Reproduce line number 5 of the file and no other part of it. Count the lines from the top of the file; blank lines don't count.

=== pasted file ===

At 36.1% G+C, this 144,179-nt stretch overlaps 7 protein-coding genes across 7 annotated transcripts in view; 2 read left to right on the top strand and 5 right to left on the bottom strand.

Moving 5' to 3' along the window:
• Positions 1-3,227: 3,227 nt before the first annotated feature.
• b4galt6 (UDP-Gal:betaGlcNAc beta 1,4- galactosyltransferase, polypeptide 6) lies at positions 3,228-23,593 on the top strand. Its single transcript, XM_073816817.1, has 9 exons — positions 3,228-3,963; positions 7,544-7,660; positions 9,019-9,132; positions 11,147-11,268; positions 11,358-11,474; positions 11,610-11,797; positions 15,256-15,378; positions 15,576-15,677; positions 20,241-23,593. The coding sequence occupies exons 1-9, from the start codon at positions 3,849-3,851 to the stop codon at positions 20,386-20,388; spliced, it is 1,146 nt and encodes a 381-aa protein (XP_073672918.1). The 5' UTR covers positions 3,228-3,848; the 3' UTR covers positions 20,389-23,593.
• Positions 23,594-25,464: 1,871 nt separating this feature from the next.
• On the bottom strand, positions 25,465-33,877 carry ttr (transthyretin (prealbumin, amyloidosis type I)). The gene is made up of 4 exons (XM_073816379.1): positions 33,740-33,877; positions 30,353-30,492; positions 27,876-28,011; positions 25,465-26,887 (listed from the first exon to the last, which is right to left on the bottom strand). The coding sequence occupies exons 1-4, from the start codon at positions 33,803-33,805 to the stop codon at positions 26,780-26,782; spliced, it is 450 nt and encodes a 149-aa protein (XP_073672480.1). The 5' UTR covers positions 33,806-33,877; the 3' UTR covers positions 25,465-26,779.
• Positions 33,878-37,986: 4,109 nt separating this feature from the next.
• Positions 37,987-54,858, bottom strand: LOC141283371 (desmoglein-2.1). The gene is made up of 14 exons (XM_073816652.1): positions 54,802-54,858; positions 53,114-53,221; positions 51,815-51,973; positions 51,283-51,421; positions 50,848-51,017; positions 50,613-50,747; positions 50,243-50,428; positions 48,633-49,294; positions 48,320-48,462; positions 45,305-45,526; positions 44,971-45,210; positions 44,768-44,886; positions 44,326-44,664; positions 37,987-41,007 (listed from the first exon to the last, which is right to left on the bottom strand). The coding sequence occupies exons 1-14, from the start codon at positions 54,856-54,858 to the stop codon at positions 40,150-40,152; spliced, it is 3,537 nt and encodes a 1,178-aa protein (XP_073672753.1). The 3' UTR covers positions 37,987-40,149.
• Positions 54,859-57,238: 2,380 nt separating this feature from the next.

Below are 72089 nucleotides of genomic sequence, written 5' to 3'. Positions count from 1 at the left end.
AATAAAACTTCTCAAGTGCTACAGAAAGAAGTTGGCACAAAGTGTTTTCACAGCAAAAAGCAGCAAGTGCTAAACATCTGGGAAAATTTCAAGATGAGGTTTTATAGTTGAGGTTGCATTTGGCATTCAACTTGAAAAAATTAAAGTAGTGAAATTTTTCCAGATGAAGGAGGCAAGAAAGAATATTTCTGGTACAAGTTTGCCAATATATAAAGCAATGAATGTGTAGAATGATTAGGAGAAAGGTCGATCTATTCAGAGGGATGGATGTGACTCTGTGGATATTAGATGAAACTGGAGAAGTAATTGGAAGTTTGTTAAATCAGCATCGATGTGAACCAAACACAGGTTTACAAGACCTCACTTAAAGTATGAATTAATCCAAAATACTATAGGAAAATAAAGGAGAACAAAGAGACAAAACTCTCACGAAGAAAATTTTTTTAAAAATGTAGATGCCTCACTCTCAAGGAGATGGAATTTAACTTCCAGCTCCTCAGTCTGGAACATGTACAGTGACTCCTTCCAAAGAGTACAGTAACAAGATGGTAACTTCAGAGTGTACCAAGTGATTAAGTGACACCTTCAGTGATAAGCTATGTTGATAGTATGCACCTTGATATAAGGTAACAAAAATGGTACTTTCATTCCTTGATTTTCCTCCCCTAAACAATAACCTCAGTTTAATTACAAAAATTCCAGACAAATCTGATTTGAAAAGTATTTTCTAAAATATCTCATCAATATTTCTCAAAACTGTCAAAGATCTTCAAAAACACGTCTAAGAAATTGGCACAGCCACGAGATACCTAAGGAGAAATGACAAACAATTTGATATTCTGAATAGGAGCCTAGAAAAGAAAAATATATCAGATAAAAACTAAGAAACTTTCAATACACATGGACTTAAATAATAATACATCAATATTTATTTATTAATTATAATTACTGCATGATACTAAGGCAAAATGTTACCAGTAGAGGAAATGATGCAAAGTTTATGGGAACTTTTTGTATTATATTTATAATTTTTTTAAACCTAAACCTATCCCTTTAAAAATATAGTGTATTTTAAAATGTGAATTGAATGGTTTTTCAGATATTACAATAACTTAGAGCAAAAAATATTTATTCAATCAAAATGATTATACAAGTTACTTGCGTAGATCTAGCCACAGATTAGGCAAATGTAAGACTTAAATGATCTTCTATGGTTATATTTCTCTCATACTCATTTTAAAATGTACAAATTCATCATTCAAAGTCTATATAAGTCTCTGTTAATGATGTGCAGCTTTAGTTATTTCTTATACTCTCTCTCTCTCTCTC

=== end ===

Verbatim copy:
• Positions 23,594-25,464: 1,871 nt separating this feature from the next.